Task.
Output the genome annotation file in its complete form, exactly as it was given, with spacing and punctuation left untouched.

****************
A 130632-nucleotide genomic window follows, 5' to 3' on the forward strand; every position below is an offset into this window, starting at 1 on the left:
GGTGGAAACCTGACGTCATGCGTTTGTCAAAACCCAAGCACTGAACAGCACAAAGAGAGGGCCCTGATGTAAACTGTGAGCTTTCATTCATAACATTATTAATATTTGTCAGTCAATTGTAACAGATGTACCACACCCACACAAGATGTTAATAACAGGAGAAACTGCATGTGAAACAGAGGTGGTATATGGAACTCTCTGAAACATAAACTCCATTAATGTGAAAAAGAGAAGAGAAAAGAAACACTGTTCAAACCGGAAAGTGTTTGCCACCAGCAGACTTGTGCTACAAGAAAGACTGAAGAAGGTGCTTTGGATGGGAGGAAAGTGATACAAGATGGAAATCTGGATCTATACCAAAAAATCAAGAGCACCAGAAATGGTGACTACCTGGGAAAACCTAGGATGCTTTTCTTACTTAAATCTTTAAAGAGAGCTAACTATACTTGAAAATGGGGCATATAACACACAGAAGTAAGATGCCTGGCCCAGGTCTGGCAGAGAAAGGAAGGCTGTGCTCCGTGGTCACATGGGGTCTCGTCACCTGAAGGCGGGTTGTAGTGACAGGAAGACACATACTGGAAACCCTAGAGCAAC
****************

A 130632-nucleotide genomic window follows, 5' to 3' on the forward strand; every position below is an offset into this window, starting at 1 on the left:
GGTGGAAACCTGACGTCATGCGTTTGTCAAAACCCAAGCACTGAACAGCACAAAGAGAGGGCCCTGATGTAAACTGTGAGCTTTCATTCATAACATTATTAATATTTGTCAGTCAATTGTAACAGATGTACCACACCCACACAAGATGTTAATAACAGGAGAAACTGCATGTGAAACAGAGGTGGTATATGGAACTCTCTGAAACATAAACTCCATTAATGTGAAAAAGAGAAGAGAAAAGAAACACTGTTCAAACCGGAAAGTGTTTGCCACCAGCAGACTTGTGCTACAAGAAAGACTGAAGAAGGTGCTTTGGATGGGAGGAAAGTGATACAAGATGGAAATCTGGATCTATACCAAAAAATCAAGAGCACCAGAAATGGTGACTACCTGGGAAAACCTAGGATGCTTTTCTTACTTAAATCTTTAAAGAGAGCTAACTATACTTGAAAATGGGGCATATAACACACAGAAGTAAGATGCCTGGCCCAGGTCTGGCAGAGAAAGGAAGGCTGTGCTCCGTGGTCACATGGGGTCTCGTCACCTGAAGGCGGGTTGTAGTGACAGGAAGACACATACTGGAAACCCTAGAGCAAC